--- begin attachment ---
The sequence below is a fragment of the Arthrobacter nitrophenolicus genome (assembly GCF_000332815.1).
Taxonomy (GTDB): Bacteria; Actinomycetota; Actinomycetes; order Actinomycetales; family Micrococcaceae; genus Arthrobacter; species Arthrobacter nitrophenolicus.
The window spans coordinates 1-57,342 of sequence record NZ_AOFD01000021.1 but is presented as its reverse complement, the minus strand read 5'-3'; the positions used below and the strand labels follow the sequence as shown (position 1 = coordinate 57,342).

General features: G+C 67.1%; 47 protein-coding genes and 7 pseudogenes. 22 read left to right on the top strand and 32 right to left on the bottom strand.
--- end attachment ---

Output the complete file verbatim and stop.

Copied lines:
The sequence below is a fragment of the Arthrobacter nitrophenolicus genome (assembly GCF_000332815.1).
Taxonomy (GTDB): Bacteria; Actinomycetota; Actinomycetes; order Actinomycetales; family Micrococcaceae; genus Arthrobacter; species Arthrobacter nitrophenolicus.
The window spans coordinates 1-57,342 of sequence record NZ_AOFD01000021.1 but is presented as its reverse complement, the minus strand read 5'-3'; the positions used below and the strand labels follow the sequence as shown (position 1 = coordinate 57,342).

General features: G+C 67.1%; 47 protein-coding genes and 7 pseudogenes. 22 read left to right on the top strand and 32 right to left on the bottom strand.